Scarlet fever cases on the rise in England
“More than 3,500 cases of scarlet fever – the vast majority in children – have been reported since September,” The Daily Telegraph reports.
The news follows a warning from public health officials, that cases of scarlet fever among children have hit levels not seen since 1990.
Public Health England, the government agency responsible for infectious disease, has announced that scarlet fever “notifications” are well beyond what they would expect.
There have been 3,548 new cases of scarlet fever since September 2013. This is well above the expected levels, given that the average for the same period over the last 10 years has been 1,420 cases.
What is scarlet fever?
Scarlet fever is a bacterial illness that causes a distinctive pink-red rash.
The characteristic symptom of scarlet fever is a widespread, fine pink-red rash that feels like sandpaper to touch. It may start in one area, but soon spreads to many parts of the body, such as the ears, neck and chest. The rash may be itchy.
Anybody can catch scarlet fever, but it usually affects children aged two to eight years old.
Other skin problems in children
When a baby or child has a skin complaint it can be hard to tell what’s wrong. Use our baby rashes: a visual guide to help you understand your child’s skin complaint.
Scarlet fever is extremely contagious and can be caught by:
- breathing in bacteria in airborne droplets from an infected person’s coughs and sneezes
- touching the skin of a person with a streptococcal skin infection
- sharing contaminated towels, baths, clothes or bed linen
It can also be caught from carriers – people who have the bacteria in their throat or on their skin but do not show any symptoms.
What should I do if I think my child is infected?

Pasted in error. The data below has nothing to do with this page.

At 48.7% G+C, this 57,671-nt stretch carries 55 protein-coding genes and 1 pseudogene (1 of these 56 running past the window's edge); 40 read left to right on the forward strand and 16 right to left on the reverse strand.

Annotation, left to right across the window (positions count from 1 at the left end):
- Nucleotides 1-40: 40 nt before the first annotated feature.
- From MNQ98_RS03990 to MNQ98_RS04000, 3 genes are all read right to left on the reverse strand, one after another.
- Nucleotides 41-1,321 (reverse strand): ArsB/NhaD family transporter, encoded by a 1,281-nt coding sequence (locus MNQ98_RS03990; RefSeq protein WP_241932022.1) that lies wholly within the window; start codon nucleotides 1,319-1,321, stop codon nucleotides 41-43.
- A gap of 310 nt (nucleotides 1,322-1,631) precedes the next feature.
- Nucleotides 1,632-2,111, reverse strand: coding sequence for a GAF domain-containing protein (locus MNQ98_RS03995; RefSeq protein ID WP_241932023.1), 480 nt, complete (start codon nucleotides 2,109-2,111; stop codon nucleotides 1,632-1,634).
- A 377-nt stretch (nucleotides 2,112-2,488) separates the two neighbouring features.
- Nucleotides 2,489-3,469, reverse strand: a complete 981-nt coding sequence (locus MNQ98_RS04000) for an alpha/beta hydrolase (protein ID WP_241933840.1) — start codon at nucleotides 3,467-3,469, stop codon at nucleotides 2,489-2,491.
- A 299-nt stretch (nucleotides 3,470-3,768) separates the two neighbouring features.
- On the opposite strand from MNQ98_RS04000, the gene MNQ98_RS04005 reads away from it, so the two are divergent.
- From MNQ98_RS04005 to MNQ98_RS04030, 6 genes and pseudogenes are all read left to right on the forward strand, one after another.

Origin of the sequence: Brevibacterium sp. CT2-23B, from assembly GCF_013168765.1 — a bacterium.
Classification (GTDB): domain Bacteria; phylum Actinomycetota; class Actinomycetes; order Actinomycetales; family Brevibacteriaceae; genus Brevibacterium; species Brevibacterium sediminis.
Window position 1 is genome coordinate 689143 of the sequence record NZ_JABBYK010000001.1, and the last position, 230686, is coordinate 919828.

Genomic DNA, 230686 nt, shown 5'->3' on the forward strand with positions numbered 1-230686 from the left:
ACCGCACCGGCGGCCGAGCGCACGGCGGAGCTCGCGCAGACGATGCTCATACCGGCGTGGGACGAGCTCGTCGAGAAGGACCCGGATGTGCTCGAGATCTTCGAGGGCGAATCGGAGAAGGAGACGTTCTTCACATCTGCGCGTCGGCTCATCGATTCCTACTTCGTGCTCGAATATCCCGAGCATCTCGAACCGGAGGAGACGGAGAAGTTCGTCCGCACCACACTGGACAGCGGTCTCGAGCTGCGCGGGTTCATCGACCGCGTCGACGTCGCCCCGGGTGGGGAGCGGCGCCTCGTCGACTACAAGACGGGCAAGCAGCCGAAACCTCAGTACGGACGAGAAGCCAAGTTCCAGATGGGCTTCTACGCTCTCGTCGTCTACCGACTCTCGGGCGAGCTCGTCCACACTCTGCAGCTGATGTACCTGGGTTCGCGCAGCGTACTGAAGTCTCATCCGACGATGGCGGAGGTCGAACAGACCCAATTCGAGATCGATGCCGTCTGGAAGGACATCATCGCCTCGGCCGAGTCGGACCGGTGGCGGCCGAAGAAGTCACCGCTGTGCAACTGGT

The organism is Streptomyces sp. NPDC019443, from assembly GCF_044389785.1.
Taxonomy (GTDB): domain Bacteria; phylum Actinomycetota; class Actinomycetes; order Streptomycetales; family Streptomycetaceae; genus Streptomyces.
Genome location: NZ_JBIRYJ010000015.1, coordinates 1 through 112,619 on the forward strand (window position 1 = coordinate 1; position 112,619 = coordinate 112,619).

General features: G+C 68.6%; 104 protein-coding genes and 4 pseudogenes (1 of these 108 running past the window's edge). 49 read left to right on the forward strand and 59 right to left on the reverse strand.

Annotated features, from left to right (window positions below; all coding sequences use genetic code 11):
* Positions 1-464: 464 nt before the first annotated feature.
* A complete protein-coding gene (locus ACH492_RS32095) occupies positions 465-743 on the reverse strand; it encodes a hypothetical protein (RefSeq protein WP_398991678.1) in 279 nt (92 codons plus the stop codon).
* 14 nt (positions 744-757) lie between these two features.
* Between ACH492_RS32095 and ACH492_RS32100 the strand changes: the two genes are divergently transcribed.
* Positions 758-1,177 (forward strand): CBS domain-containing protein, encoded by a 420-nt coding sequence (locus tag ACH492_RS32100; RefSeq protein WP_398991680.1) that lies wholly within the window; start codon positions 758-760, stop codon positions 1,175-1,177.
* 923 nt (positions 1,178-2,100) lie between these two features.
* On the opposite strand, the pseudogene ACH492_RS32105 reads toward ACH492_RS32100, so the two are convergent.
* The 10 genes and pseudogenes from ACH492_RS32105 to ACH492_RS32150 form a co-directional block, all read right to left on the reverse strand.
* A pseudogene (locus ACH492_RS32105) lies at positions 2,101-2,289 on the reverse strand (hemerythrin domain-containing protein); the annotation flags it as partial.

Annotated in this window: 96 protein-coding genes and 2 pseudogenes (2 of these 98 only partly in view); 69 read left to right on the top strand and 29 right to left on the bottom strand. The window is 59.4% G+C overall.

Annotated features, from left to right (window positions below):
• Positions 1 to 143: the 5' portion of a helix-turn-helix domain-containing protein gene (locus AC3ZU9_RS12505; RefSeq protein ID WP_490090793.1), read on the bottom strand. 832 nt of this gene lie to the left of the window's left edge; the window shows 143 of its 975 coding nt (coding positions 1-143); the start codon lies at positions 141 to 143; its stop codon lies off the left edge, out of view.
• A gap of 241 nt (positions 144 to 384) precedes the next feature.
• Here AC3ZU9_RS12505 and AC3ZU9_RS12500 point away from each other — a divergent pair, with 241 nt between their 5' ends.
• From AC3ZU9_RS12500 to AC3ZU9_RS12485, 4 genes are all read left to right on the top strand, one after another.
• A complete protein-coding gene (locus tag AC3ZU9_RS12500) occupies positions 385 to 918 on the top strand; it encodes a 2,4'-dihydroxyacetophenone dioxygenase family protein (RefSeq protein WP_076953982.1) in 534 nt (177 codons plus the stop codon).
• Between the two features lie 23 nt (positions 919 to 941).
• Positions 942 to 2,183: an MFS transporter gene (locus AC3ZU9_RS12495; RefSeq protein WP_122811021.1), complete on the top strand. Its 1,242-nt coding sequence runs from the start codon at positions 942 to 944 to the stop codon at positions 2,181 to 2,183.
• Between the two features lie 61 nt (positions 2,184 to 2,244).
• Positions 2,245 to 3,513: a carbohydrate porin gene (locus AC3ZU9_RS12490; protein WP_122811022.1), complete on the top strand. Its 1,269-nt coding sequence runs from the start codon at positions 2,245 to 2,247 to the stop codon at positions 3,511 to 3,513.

See your GP as soon as possible if you suspect your child has scarlet fever.
Treatment is relatively straightforward and usually involves a 10-day course of antibiotics. This will usually be penicillin tablets, although syrup may be used for young children.
The fever will normally disappear within 24 hours of starting antibiotics and the other symptoms usually go within a few days.
However, the whole course of treatment must be finished to make sure the infection is fully cleared.
With treatment, most people recover in around four to five days and can return to school or work after 24 hours.
What is the official advice on scarlet fever?
Dr Theresa Lamagni, Public Health England’s head of streptococcal infection surveillance, recommended that, “people with symptoms of scarlet fever [should] see their GP.”
“Once children or adults are diagnosed with scarlet fever we strongly advise them to stay at home until at least 24 hours after the start of antibiotic treatment to avoid passing on the infection.”
“PHE publishes guidance for schools where infections can spread easily. Where outbreaks occur, local health protection teams are on hand to provide a rapid response, effective outbreak management and authoritative advice.”